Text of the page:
The Douro or Duero (Latin: Durius; Spanish: Duero, pronounced [ˈdweɾo]; Portuguese: Douro, [ˈdou̯ɾu] or [ˈdoɾu]) is one of the major rivers of the Iberian Peninsula, flowing from its source near Duruelo de la Sierra in Soria Province across northern-central Spain and Portugal to its outlet at Porto. Its total length is 897 km, of which only sections of the Portuguese reaches of the river are navigable, by light rivercraft.
It is the third largest river in the Iberian Peninsula after the Tejo and Ebro
The name may have come from the Celtic tribes that inhabited the area before Roman times: the Celtic root is *dubro- and in modern Welsh dwr is 'water' with cognate "dobhar" in Irish.
In its Spanish section, the Duero crosses the great Castilian meseta and meanders through five significant provinces of the autonomous community of Castile and Leon: Soria, Burgos, Valladolid, Zamora, and Salamanca, passing through the towns of Soria, Almazán, Aranda de Duero, Tordesillas, and Zamora.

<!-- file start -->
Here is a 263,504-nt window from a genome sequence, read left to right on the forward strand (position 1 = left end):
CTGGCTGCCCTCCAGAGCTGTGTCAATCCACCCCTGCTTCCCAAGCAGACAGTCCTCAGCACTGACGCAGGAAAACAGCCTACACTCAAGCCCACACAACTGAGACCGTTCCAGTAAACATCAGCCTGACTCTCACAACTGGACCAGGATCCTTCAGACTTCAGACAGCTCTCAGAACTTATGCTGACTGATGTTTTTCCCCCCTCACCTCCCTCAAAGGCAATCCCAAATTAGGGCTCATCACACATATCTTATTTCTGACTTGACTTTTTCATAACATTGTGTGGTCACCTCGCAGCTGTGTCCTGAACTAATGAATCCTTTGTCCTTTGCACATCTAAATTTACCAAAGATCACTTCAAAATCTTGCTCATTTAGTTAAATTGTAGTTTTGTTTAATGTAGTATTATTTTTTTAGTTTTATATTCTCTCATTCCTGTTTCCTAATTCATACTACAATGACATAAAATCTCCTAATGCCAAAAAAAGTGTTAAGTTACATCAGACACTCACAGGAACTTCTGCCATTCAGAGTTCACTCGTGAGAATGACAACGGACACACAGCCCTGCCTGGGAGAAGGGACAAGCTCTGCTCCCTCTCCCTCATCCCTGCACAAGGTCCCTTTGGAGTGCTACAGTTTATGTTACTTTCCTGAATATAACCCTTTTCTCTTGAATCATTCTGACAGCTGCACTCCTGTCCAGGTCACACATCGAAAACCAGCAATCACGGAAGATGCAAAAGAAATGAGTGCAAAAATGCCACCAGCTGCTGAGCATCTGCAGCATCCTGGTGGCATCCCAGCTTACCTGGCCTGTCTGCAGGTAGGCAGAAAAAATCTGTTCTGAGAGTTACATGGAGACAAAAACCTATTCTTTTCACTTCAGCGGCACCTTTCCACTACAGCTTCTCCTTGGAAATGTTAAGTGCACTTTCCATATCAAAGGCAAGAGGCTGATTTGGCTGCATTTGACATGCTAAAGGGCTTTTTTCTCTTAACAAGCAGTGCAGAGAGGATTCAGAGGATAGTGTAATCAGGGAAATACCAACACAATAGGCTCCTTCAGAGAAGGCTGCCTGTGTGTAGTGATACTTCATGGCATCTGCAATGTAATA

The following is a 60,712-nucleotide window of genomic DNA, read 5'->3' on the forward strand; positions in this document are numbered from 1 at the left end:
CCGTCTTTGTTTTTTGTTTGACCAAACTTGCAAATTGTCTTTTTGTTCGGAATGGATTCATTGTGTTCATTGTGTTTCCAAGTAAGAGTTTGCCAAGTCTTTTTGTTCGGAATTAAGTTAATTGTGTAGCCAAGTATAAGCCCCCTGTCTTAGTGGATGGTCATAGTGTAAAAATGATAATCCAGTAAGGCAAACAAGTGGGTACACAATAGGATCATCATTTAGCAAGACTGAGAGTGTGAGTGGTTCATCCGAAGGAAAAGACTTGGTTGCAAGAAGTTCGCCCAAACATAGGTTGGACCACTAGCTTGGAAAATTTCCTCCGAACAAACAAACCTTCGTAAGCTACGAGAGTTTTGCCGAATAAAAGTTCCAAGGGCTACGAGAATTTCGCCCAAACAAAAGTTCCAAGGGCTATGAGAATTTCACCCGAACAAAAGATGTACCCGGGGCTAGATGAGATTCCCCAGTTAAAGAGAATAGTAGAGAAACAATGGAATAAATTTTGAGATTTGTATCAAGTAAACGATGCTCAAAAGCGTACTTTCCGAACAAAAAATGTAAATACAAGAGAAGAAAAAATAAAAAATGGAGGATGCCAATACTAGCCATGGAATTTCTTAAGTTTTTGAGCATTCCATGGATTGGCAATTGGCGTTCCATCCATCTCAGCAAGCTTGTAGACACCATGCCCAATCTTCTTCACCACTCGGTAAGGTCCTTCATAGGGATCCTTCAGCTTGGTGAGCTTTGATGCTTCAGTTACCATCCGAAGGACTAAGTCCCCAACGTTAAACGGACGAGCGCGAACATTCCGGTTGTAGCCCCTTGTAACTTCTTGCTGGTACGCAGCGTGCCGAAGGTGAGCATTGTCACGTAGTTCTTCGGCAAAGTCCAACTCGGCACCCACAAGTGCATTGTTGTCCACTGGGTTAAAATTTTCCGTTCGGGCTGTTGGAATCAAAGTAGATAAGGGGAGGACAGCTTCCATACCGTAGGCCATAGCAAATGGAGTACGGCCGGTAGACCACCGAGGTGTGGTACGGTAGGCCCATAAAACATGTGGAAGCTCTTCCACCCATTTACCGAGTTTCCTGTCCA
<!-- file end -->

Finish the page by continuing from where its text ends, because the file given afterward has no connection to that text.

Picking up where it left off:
In this region, there are few large tributaries of the Duero. The most important are the Pisuerga, passing through Valladolid, and the Esla, which passes through Zamora. This region, for the most part, is one of semi-arid plains planted with wheat and in some places, especially near Aranda de Duero, in wine grapes, in the Ribera del Duero wine region. Sheep rearing is also still important.
Then, for 112 km, the river forms part of the national border line between Spain and Portugal, in a region of narrow canyons, making it an historical barrier for invasions and a linguistic dividing line. This isolated area, in which the Aldeadávila Dam impounds the river, has now a protected status: the International Douro Natural Park on the Portuguese side, los Arribes del Duero Natural Park on the Zamoran bank. The Douro fully enters Portuguese territory just after the confluence with the Águeda River.
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